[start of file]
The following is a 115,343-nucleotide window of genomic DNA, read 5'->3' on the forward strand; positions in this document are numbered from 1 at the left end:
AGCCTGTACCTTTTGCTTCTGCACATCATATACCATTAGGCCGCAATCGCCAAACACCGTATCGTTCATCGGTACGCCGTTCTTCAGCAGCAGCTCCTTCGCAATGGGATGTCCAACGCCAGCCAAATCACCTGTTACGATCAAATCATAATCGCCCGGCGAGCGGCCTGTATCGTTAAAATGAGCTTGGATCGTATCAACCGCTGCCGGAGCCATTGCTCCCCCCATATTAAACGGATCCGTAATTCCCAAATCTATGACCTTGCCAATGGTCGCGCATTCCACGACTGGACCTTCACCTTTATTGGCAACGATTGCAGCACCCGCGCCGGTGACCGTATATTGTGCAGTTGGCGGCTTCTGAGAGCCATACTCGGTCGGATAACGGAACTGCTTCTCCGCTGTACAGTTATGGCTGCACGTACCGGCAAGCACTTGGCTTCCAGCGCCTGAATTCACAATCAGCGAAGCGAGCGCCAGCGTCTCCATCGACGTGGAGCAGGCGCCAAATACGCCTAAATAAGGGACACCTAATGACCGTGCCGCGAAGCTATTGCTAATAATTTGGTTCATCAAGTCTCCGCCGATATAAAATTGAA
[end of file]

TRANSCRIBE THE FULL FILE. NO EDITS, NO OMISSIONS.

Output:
The following is a 115,343-nucleotide window of genomic DNA, read 5'->3' on the forward strand; positions in this document are numbered from 1 at the left end:
AGCCTGTACCTTTTGCTTCTGCACATCATATACCATTAGGCCGCAATCGCCAAACACCGTATCGTTCATCGGTACGCCGTTCTTCAGCAGCAGCTCCTTCGCAATGGGATGTCCAACGCCAGCCAAATCACCTGTTACGATCAAATCATAATCGCCCGGCGAGCGGCCTGTATCGTTAAAATGAGCTTGGATCGTATCAACCGCTGCCGGAGCCATTGCTCCCCCCATATTAAACGGATCCGTAATTCCCAAATCTATGACCTTGCCAATGGTCGCGCATTCCACGACTGGACCTTCACCTTTATTGGCAACGATTGCAGCACCCGCGCCGGTGACCGTATATTGTGCAGTTGGCGGCTTCTGAGAGCCATACTCGGTCGGATAACGGAACTGCTTCTCCGCTGTACAGTTATGGCTGCACGTACCGGCAAGCACTTGGCTTCCAGCGCCTGAATTCACAATCAGCGAAGCGAGCGCCAGCGTCTCCATCGACGTGGAGCAGGCGCCAAATACGCCTAAATAAGGGACACCTAATGACCGTGCCGCGAAGCTATTGCTAATAATTTGGTTCATCAAGTCTCCGCCGATATAAAATTGAA